Who do SMEs ask for financial advice?

Author Madhvi Mavadiya

Date published October 21, 2015 Categories

New research from the Business Banking Insight (BBI) has found that younger small to medium sized businesses tend to stray away from older companies when seeking out finance and information when attempting to expand the business.

BBI reported that “an ICM poll of 5,000 SMEs across the UK found that 42% of businesses formed after 2010 would consider approaching acquaintances and relations for business investment and 64% of these businesses would turn to their friends and family for guidance around finance.

This compares to just 22% of businesses created pre-2000 who would think about using this type of finance and 45% who would ask their nearest and dearest for information.”

Alongside this, 36% of companies that were created after 2010 said that they would consider peer-to-peer lending in order to expand their business, in comparison to the 18% who had the same attitude but were from firms that were created before the year 2000.

Federation of Small Businesses Policy Director and spokesperson for the BBI, Mike Cherry, explained that the BBI can help the business get the right advice. “Accessing the best product for your business is critical to growth and future investment,” Cherry said.

John Longworth, Director General of the British Chambers of Commerce and spokesperson for the BBI, also felt the same way. “The divide between older and newer companies in attitudes to seeking business finance and guidance highlights a change in approach by businesses’ to driving growth. The finance needed to drive growth can and should be tailored to the specific needs of each business, so it’s vital that traditional lenders and advisers adapt to meet the changing demands of SMEs,” Longworth highlighted.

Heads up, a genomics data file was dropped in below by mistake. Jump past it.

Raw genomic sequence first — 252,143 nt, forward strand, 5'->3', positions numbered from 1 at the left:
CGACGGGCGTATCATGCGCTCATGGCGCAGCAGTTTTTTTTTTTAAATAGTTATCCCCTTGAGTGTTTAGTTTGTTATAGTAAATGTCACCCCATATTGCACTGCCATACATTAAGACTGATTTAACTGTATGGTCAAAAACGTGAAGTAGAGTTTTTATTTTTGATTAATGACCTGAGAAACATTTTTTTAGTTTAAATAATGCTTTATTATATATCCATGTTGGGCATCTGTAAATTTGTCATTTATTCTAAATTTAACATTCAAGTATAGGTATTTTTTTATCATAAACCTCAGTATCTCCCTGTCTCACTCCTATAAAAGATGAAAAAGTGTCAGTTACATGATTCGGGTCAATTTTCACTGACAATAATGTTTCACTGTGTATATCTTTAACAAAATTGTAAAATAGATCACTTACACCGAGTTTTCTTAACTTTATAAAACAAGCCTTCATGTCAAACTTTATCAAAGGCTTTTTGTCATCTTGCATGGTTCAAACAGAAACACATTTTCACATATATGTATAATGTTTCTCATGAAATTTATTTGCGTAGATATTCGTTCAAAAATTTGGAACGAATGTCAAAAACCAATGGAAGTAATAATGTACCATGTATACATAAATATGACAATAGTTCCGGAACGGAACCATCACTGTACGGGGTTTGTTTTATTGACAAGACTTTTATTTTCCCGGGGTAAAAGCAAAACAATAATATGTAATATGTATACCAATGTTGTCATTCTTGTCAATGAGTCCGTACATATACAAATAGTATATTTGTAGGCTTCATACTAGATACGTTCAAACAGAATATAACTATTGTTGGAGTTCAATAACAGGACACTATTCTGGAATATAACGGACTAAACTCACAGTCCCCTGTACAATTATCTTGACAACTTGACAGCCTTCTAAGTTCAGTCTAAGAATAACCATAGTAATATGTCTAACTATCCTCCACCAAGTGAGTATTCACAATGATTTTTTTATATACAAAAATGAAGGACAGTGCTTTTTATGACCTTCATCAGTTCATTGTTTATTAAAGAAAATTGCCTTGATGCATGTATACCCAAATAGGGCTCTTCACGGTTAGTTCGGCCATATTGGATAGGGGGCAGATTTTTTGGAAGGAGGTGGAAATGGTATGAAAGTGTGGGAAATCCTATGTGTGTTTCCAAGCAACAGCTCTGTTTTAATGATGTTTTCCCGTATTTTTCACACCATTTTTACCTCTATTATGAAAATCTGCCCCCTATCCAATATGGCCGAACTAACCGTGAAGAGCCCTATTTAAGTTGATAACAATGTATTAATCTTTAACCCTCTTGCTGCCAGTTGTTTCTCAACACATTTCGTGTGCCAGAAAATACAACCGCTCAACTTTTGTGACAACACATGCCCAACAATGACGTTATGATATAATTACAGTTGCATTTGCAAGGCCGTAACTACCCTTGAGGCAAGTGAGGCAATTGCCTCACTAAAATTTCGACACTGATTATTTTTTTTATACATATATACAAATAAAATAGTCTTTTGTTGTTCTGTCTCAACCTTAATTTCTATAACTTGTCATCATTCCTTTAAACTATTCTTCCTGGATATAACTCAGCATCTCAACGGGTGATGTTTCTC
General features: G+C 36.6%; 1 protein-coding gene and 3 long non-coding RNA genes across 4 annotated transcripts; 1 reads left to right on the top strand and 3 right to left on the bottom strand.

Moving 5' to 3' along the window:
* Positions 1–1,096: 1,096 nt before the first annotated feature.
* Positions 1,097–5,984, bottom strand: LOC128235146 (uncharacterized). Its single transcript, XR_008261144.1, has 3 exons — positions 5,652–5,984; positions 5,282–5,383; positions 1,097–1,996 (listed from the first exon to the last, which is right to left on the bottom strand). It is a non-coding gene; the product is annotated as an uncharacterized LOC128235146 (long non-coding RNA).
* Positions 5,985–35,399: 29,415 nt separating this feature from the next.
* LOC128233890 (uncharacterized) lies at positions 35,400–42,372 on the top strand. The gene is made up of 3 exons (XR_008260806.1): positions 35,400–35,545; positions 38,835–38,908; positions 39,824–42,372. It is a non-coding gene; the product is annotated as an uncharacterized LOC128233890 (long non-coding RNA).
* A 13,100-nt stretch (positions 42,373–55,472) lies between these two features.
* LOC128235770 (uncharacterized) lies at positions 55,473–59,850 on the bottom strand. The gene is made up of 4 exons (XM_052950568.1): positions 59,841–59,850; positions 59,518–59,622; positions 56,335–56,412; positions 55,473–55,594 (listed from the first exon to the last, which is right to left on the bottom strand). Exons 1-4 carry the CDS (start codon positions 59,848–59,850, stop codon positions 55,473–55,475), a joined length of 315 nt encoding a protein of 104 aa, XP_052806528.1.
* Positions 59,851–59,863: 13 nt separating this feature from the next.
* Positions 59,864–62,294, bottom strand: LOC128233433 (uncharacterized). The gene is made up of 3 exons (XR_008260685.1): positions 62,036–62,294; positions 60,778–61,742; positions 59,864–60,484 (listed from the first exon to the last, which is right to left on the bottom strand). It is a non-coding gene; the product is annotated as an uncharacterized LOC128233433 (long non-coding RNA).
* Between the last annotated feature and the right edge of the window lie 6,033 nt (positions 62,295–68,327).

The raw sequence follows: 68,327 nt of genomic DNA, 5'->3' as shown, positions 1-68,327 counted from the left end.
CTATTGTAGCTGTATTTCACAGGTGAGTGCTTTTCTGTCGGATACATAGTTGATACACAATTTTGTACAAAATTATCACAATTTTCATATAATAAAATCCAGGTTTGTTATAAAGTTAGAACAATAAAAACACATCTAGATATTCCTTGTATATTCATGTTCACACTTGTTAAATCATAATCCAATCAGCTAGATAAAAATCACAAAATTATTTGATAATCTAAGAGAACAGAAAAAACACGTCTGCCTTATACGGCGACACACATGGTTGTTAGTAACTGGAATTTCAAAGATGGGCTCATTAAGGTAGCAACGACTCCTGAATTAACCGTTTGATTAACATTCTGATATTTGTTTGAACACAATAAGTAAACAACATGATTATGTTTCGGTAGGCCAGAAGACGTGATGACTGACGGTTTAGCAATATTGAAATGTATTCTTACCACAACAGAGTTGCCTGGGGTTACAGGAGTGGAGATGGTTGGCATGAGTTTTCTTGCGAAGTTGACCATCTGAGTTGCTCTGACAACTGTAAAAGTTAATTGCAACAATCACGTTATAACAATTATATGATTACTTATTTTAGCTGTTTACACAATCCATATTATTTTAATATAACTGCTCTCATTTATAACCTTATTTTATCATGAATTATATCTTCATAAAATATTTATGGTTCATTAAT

Non-banks spark competition in lending and supply chain finance

Author Graham Buck

Date published August 26, 2015

Banks believe that new digitally enabled supplier finance networks and alternative lenders pose a significant threat to every part of the commercial lending business, claims Misys.

A survey by the financial software company took answers from 114 respondents within 77 banks across the US, Europe, the Middle East and Africa (EMEA) and Asia Pacific (APAC). They were asked to share their views on the threats and opportunities created by digital disruption in commercial lending, trade and supply chain finance (SCF).

Among the responses from the survey respondents, 68% cited small business lending as being under high threat and 61% saw competitive pressure in SCF product lines, such as receivables finance and factoring.

Eighty-four per cent said pressure on pricing of loan products as a challenge, while 75% feared loss of market share to alternative lenders.

According to Misys, banks have been under pressure since the 2008 financial crisis, as demand for credit from small and medium sized businesses has risen, but increased regulation and scrutiny of balance sheets has diminished lending capacity.

It says that the rise of alternative financiers, peer-to-peer (P2P) lenders and new supplier networks in the market is leading banks to re-evaluate their operating models and embrace partnership, new technology and more agile approaches to lending and trade finance.

A report issued by Grant Thornton found that in 2014, 60% of businesses in the mid-market were already using non-bank lending as a source of finance, showing that “it is no longer a fringe activity, but one that is widely considered normal by corporates,” notes Misys.

Despite these challenges, the Misys survey results show that banks also believe that a strategic partnership with non-bank players can be a strong driver in growing their trade finance business, with 68% citing that they see this as a big opportunity.